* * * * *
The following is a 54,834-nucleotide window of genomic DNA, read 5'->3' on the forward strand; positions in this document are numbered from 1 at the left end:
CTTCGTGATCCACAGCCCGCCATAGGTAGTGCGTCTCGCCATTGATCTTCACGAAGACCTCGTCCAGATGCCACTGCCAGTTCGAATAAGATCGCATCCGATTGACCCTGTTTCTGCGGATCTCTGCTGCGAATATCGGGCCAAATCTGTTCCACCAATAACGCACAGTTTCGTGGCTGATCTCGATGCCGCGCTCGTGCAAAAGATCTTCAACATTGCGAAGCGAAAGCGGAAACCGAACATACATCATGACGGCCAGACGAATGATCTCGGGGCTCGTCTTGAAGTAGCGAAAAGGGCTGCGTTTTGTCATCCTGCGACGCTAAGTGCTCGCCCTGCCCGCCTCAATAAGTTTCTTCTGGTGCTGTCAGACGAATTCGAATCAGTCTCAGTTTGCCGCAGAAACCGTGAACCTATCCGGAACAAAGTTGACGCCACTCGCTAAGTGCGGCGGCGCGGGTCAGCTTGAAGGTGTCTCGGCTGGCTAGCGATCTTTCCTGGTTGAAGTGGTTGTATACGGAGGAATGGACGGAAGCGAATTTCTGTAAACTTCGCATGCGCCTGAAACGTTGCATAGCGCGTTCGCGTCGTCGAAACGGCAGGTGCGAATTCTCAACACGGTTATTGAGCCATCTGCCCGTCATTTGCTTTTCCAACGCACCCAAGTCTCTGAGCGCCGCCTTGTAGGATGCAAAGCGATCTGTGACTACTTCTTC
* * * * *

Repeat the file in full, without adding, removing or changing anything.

The following is a 54,834-nucleotide window of genomic DNA, read 5'->3' on the forward strand; positions in this document are numbered from 1 at the left end:
CTTCGTGATCCACAGCCCGCCATAGGTAGTGCGTCTCGCCATTGATCTTCACGAAGACCTCGTCCAGATGCCACTGCCAGTTCGAATAAGATCGCATCCGATTGACCCTGTTTCTGCGGATCTCTGCTGCGAATATCGGGCCAAATCTGTTCCACCAATAACGCACAGTTTCGTGGCTGATCTCGATGCCGCGCTCGTGCAAAAGATCTTCAACATTGCGAAGCGAAAGCGGAAACCGAACATACATCATGACGGCCAGACGAATGATCTCGGGGCTCGTCTTGAAGTAGCGAAAAGGGCTGCGTTTTGTCATCCTGCGACGCTAAGTGCTCGCCCTGCCCGCCTCAATAAGTTTCTTCTGGTGCTGTCAGACGAATTCGAATCAGTCTCAGTTTGCCGCAGAAACCGTGAACCTATCCGGAACAAAGTTGACGCCACTCGCTAAGTGCGGCGGCGCGGGTCAGCTTGAAGGTGTCTCGGCTGGCTAGCGATCTTTCCTGGTTGAAGTGGTTGTATACGGAGGAATGGACGGAAGCGAATTTCTGTAAACTTCGCATGCGCCTGAAACGTTGCATAGCGCGTTCGCGTCGTCGAAACGGCAGGTGCGAATTCTCAACACGGTTATTGAGCCATCTGCCCGTCATTTGCTTTTCCAACGCACCCAAGTCTCTGAGCGCCGCCTTGTAGGATGCAAAGCGATCTGTGACTACTTCTTC